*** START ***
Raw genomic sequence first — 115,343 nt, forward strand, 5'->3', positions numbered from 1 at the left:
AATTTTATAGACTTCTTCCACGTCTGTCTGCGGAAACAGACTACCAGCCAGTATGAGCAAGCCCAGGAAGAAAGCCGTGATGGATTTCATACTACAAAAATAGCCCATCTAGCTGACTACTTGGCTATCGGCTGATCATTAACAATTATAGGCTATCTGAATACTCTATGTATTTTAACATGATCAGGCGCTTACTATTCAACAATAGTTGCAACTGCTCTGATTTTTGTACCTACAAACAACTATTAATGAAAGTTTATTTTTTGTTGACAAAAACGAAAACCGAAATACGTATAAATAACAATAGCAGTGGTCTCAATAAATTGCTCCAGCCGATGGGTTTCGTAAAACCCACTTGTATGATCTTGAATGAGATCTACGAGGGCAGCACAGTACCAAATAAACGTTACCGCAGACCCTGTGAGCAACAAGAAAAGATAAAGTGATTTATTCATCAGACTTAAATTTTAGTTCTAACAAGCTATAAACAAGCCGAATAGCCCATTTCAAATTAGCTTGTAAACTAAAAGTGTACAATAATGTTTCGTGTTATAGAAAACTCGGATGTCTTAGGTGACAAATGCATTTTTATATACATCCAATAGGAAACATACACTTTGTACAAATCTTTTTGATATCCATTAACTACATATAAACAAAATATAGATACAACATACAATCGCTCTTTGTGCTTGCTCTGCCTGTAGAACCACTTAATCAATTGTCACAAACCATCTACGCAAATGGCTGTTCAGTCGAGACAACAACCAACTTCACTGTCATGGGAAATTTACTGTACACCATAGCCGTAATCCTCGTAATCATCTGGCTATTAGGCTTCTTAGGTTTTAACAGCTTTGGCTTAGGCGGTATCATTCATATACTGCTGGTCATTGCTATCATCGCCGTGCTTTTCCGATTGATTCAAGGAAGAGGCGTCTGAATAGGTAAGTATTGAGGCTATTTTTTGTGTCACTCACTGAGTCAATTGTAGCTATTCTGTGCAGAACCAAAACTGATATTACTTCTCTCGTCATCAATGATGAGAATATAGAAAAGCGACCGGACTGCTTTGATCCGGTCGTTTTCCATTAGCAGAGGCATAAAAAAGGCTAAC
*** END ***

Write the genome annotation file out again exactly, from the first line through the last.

Raw genomic sequence first — 115,343 nt, forward strand, 5'->3', positions numbered from 1 at the left:
AATTTTATAGACTTCTTCCACGTCTGTCTGCGGAAACAGACTACCAGCCAGTATGAGCAAGCCCAGGAAGAAAGCCGTGATGGATTTCATACTACAAAAATAGCCCATCTAGCTGACTACTTGGCTATCGGCTGATCATTAACAATTATAGGCTATCTGAATACTCTATGTATTTTAACATGATCAGGCGCTTACTATTCAACAATAGTTGCAACTGCTCTGATTTTTGTACCTACAAACAACTATTAATGAAAGTTTATTTTTTGTTGACAAAAACGAAAACCGAAATACGTATAAATAACAATAGCAGTGGTCTCAATAAATTGCTCCAGCCGATGGGTTTCGTAAAACCCACTTGTATGATCTTGAATGAGATCTACGAGGGCAGCACAGTACCAAATAAACGTTACCGCAGACCCTGTGAGCAACAAGAAAAGATAAAGTGATTTATTCATCAGACTTAAATTTTAGTTCTAACAAGCTATAAACAAGCCGAATAGCCCATTTCAAATTAGCTTGTAAACTAAAAGTGTACAATAATGTTTCGTGTTATAGAAAACTCGGATGTCTTAGGTGACAAATGCATTTTTATATACATCCAATAGGAAACATACACTTTGTACAAATCTTTTTGATATCCATTAACTACATATAAACAAAATATAGATACAACATACAATCGCTCTTTGTGCTTGCTCTGCCTGTAGAACCACTTAATCAATTGTCACAAACCATCTACGCAAATGGCTGTTCAGTCGAGACAACAACCAACTTCACTGTCATGGGAAATTTACTGTACACCATAGCCGTAATCCTCGTAATCATCTGGCTATTAGGCTTCTTAGGTTTTAACAGCTTTGGCTTAGGCGGTATCATTCATATACTGCTGGTCATTGCTATCATCGCCGTGCTTTTCCGATTGATTCAAGGAAGAGGCGTCTGAATAGGTAAGTATTGAGGCTATTTTTTGTGTCACTCACTGAGTCAATTGTAGCTATTCTGTGCAGAACCAAAACTGATATTACTTCTCTCGTCATCAATGATGAGAATATAGAAAAGCGACCGGACTGCTTTGATCCGGTCGTTTTCCATTAGCAGAGGCATAAAAAAGGCTAAC